December 18, 2019
The EGL Charter postulates that the ‘quality development of local youth work needs a clear and comprehensive system for documentation and follow-up of outcomes, preconditions, and work processes in relation to measurable indicators and aims’. Finland’s Self and Peer Assessment Model (SPAM) is such an example - a unique model for quality development of local youth work. To talk more about its goals and accomplishments, we contacted Merja Hovi - Helsinki Youth Services project officer and Mervi Ahola - SPAM tool trainer.
Q: Please, summarize how and when SPAM started and what are its main areas and objectives?
A: The work around ‘Self and Peer Assessment Model’ (SPAM) started in 2005 after a few Finnish youth work managers visited the UK to get acquainted with Ofsted´s model of assessment. We began adapting and customizing the UK model to our context and involved youth workers in this endeavor. The main goal was to apply assessment criteria to different activities in youth work. We have criteria for open door activities, small group activities, camp activities, regional youth work and youth information and counselling. The criteria are being used in both self- assessment and peer audition. In the beginning of SPAM, youth workers from Helsinki, Espoo and Vantaa municipal youth services took part and after a few years, other cities and municipalities around Finland joined us.
Q: What is something about this model that you want to highlight? What, according to you, makes it unique?
A: The idea of peer learning is a crucial principle of SPAM. It is also of utmost importance to note that the model was created by youth workers for youth workers. However, SPAM is not only a tool for peer and self-assessment. SPAM criteria are valuable and applicable in a wide range of other activities - when you brief a new employee, when you want to describe what you do in certain youth work activities, for example - to make the work more visible for politicians or the public who are not familiar with youth work, when you want to focus on a specific topic, such as open door activities. With these criteria, we managed to create a shared meaning and understanding of what high-quality youth work is.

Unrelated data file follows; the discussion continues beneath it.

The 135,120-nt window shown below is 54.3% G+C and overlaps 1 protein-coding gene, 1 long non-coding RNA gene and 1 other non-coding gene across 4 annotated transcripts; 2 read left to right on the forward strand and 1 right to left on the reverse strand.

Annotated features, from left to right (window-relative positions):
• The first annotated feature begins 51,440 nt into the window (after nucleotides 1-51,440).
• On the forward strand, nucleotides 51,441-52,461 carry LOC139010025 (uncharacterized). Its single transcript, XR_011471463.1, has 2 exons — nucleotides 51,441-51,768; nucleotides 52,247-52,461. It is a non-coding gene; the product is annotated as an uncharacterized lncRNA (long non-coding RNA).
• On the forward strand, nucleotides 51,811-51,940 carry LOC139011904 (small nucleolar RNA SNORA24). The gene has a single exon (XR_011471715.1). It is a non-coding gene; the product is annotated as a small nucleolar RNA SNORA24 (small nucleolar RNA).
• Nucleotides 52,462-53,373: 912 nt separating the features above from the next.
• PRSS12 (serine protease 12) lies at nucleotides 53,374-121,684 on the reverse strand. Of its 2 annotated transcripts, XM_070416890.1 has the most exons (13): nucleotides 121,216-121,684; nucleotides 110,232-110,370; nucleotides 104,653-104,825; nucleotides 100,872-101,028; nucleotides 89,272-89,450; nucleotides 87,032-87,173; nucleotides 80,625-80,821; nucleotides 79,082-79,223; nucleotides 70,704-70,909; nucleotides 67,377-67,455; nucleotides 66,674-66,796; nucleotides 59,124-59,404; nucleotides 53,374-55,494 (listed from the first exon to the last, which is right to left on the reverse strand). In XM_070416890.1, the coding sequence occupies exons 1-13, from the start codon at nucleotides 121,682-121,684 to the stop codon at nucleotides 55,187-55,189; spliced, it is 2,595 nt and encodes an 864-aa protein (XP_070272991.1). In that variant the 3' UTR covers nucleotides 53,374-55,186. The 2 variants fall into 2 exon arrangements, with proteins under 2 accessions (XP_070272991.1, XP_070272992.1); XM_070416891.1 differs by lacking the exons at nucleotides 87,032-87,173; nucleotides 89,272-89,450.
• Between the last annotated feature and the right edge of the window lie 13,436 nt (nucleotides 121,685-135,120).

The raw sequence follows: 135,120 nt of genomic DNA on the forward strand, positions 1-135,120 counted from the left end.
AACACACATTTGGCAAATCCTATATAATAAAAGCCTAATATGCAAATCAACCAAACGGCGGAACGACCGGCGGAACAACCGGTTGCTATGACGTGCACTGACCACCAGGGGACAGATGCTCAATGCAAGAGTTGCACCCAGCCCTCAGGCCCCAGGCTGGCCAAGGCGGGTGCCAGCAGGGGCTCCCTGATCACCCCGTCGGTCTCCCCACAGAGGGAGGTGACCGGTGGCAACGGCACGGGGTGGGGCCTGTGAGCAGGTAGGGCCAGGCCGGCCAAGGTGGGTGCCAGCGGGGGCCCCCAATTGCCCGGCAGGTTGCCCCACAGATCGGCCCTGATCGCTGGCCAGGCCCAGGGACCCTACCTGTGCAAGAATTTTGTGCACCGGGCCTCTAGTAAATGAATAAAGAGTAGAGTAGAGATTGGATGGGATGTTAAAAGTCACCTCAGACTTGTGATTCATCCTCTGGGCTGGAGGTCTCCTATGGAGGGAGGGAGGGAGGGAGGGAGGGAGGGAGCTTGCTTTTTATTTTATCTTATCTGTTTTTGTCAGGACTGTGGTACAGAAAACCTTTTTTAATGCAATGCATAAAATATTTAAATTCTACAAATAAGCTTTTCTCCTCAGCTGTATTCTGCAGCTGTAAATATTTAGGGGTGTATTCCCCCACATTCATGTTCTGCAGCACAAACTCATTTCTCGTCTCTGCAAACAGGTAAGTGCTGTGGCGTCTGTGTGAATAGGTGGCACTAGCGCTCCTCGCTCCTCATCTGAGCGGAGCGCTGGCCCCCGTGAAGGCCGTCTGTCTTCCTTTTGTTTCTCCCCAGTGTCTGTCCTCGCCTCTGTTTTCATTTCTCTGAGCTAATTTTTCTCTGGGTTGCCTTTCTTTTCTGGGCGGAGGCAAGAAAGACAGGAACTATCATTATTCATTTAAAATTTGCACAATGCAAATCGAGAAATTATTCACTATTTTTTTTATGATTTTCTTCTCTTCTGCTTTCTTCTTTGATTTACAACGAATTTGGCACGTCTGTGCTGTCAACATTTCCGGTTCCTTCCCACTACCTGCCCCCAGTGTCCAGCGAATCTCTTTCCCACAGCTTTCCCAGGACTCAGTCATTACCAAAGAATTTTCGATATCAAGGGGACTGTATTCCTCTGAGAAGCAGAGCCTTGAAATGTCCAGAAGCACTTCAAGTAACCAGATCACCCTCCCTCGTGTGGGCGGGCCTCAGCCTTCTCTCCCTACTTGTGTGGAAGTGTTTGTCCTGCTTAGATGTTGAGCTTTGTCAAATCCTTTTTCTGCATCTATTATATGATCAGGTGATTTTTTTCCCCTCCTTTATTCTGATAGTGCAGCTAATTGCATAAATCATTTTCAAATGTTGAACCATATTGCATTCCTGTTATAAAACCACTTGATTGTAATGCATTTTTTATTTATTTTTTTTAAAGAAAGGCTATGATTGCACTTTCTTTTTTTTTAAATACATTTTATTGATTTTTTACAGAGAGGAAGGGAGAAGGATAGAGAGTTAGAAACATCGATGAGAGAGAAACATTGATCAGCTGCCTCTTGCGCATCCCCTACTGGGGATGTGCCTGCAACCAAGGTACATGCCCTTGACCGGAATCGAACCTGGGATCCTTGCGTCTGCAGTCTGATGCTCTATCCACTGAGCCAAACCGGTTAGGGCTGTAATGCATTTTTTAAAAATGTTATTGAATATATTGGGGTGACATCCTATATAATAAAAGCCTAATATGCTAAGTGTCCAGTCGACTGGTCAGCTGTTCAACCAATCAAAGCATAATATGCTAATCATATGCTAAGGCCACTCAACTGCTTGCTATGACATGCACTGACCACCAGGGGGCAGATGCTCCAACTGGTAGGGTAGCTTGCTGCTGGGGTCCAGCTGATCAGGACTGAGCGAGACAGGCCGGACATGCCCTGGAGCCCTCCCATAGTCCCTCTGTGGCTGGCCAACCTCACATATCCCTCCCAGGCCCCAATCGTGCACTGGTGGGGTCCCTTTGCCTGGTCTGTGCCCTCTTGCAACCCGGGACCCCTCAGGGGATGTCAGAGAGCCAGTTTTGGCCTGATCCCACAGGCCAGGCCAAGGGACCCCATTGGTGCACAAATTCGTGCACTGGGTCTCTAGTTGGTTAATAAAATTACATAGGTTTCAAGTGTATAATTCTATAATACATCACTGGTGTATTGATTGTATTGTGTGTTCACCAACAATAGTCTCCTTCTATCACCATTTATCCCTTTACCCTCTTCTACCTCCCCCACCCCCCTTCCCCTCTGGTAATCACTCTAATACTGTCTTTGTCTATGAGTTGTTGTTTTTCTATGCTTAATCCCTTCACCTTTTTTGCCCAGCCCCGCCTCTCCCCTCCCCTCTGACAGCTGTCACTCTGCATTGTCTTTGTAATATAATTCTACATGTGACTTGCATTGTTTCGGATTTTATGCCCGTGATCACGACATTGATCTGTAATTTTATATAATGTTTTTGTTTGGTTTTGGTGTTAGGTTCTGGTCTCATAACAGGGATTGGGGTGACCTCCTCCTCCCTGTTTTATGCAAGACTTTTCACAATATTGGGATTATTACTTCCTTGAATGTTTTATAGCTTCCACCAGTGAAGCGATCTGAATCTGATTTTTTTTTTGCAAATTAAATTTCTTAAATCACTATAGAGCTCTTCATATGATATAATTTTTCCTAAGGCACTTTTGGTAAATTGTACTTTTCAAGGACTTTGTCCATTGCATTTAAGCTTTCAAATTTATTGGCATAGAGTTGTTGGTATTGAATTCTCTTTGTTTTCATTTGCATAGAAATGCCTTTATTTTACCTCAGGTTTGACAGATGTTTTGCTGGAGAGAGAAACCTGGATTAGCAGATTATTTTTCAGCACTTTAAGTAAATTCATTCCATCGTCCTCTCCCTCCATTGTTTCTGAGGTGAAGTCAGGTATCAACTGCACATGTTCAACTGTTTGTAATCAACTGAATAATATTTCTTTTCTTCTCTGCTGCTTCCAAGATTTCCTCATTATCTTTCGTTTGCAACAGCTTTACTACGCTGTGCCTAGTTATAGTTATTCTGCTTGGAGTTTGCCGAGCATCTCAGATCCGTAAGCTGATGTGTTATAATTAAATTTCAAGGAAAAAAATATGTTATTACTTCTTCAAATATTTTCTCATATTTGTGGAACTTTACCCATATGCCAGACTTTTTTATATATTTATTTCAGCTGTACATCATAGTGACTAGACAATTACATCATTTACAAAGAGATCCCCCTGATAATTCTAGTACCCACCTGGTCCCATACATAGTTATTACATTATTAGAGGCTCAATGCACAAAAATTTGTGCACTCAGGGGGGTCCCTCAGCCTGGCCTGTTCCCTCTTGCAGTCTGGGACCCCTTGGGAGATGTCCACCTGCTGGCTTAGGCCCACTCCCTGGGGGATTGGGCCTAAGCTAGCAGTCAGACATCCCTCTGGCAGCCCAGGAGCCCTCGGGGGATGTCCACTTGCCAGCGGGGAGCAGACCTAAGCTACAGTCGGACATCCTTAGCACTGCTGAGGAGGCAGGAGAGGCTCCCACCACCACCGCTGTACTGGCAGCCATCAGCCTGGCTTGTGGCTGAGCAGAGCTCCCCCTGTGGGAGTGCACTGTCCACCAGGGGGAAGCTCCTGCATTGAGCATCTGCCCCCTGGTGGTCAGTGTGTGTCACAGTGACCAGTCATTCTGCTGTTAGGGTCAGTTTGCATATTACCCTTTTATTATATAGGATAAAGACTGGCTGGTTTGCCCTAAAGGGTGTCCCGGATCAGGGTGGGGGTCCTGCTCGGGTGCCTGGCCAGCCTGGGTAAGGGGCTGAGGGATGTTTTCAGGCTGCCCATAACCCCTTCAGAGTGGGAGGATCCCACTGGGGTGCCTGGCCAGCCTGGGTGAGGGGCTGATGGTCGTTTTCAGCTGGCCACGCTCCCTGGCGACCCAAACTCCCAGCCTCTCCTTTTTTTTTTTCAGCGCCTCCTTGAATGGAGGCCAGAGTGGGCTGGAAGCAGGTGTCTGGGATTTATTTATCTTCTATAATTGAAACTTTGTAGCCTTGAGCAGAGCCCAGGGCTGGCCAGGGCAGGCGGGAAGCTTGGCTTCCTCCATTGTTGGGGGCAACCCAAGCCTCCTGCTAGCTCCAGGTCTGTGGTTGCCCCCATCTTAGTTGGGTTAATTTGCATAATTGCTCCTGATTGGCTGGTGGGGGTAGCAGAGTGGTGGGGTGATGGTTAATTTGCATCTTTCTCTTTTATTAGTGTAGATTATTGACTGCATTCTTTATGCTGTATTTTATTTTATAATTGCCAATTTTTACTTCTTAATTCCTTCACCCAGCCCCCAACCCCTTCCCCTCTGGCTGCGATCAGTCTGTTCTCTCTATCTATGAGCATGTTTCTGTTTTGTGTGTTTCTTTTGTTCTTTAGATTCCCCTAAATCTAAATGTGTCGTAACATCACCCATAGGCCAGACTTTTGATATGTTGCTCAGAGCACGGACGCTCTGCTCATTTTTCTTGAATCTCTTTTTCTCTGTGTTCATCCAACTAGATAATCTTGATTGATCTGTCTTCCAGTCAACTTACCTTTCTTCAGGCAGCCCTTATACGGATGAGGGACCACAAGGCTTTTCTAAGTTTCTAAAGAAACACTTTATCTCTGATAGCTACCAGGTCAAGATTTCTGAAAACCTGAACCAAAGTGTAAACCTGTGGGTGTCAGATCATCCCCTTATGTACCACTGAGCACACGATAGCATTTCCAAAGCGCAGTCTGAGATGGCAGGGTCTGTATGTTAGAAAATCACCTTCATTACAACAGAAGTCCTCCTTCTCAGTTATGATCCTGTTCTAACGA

SPAM helps identify the strengths and areas of development of the activities. It exemplifies a quality assessment model in youth work. It is important to note that even though SPAM was created for youth workers, young people also use the criteria for evaluation of activities. Some of our partnering municipalities created their own criteria for young people who do the assessments.
Q: Can you summarize the impact of the SPAM so far? What are some accomplishments and challenges so far?
A: With the help of SPAM we have not only contributed to the development of youth work itself but also strengthened the assessment culture in the youth work sector. In the municipalities where SPAM is used, youth workers are more likely to reflect and assess the work they do with young people and how communities function. It is SPAM’s strength but also a challenge that SPAM is adapted and customized. However, it can be developed and modified for the processes and activities needed.
Q: What is the vision of the SPAM model? How does society with effective methods for development of youth work looks like?
A: Our vision is to have a tool that is continuously adapted to the diverse and ever changing needs of young people and the youth work sector. In addition, connection to other assessment results, such as feedback from young people is important. In an ideal society, high quality youth work, for which youth participation is crucial, is an essential part of public services. Follow this link to see the SPAM tool:
Would you like to know more about Merja and Mervi? Read their short introduction as part of the 'Faces of EGL' series!